Morphologist and Minorite of the Reform of Lombardy; b. at Brescia, 1701; d. at Madrid, 1754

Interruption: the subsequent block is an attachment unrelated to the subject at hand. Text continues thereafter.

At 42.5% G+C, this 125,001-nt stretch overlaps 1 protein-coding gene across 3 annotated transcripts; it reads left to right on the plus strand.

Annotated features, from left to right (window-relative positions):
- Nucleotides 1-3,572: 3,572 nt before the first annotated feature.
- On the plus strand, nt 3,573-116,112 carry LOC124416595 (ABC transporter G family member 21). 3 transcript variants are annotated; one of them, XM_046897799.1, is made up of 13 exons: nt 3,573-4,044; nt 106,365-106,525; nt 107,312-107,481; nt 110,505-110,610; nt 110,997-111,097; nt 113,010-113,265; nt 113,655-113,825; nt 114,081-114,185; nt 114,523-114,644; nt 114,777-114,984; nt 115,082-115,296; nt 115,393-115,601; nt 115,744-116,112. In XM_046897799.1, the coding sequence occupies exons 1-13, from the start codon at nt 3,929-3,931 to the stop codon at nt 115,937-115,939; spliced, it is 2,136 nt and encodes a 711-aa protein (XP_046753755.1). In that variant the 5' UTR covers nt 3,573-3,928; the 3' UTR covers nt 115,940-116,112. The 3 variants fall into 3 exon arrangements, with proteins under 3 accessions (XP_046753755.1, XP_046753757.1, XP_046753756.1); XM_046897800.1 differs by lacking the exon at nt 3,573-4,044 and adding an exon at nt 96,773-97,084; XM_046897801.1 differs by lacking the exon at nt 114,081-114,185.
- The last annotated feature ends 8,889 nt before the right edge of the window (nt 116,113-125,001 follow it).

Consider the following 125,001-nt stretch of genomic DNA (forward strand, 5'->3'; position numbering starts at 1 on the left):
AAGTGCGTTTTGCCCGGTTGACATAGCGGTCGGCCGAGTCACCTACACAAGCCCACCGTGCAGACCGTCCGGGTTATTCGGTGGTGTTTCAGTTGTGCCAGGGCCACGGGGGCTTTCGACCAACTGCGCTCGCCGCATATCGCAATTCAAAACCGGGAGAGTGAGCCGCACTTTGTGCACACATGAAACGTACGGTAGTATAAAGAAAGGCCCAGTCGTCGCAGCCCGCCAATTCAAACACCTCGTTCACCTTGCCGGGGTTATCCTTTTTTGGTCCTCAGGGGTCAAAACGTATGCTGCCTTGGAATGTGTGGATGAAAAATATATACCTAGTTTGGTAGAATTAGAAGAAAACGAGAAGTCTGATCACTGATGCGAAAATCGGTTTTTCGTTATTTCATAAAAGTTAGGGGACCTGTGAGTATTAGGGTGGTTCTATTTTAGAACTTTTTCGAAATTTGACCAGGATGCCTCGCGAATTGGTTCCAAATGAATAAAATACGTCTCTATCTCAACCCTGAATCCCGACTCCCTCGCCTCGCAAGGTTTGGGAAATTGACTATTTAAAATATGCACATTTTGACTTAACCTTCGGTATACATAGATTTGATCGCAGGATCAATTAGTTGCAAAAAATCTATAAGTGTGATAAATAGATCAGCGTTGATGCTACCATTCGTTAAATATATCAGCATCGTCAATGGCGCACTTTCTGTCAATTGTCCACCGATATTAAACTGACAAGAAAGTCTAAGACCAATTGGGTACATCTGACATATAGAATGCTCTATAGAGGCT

Fortunato of Brescia, morphologist and Minorite of the Reform of Lombardy; b. at Brescia, 1701; d. at Madrid, 1754. He received the religious habit in 1718. A distinguished philosopher and theologian, Fortunato was also renowned for his studies in the natural sciences. He was secretary general of his order, and stood in high favor at the Bourbon court of Spain. A special importance attaches to his philosophical works, as he was among the first to bring together the teachings of Scholastic philosophy and the discoveries of the physical sciences. His scientific work is rendered important by his extensive use of the microscope, in which he followed the lead of Malpighi. Avoiding the then prevalent discussions on vitalism, he devoted himself to a positive study of the problems of natural science. Convinced that a knowledge of microscopic anatomy is the key to the secrets of nature, he deemed two things to be of prime importance: first, an experimental study of the histological constitution of the various organs, to learn their functions; and second, the separation of these organs into their elements, to determine their embryological origin. In spite of all opposition, this view, so clearly set forth in the works of Fortunato, has prevailed in pathological and physiological schools, and has indicated a method of examining what was formerly considered the most complex and delicate part of the human body, namely the central nervous system. The same view has also led to some of the most remarkable discoveries in biology. In this sense Fortunato is a pioneer. In fact it was a century after that Bichat, following Bourdeu's lead, and, later on, Cuvier, advanced in the same direction. True to his purpose, Fortunato gave no heed to the anti-vitalistic controversies of his day, and spent no time investigating plastic force, and the nisus formativus; he confined himself to the microscopic study of the parts of the organism, and in this way succeeded in classifying tissues and organs many years before Bichat (1800), who received all the credit for the classification. Fortunato was the first to distinguish between tissues and organs. He established the idea of tissues, or, as he wrote, "of those organic parts which possess a definite structure visible with the microscope and characterized by their component elements". With sufficient accuracy he described connective and bony tissue. The morphological complexus of the various tissues he calls the "system of tissues"; and the physiological complexus of the various organs he calls the "system of organs". These exact notions must have been the reward of wide and difficult investigation, as at that time there was no systematic technique in microscopy. From his many accurate descriptions, it is evident that his researches extended to many animals, and particularly to insects. In view of all this, it seems warranted to assert that Fortunato was the first morphologist, especially as not the slightest hint of this most important branch of comparative anatomy is found in Malpighi, Morgagni, Leeuwenhoek, or Haller, the path-finders in microscopic anatomy.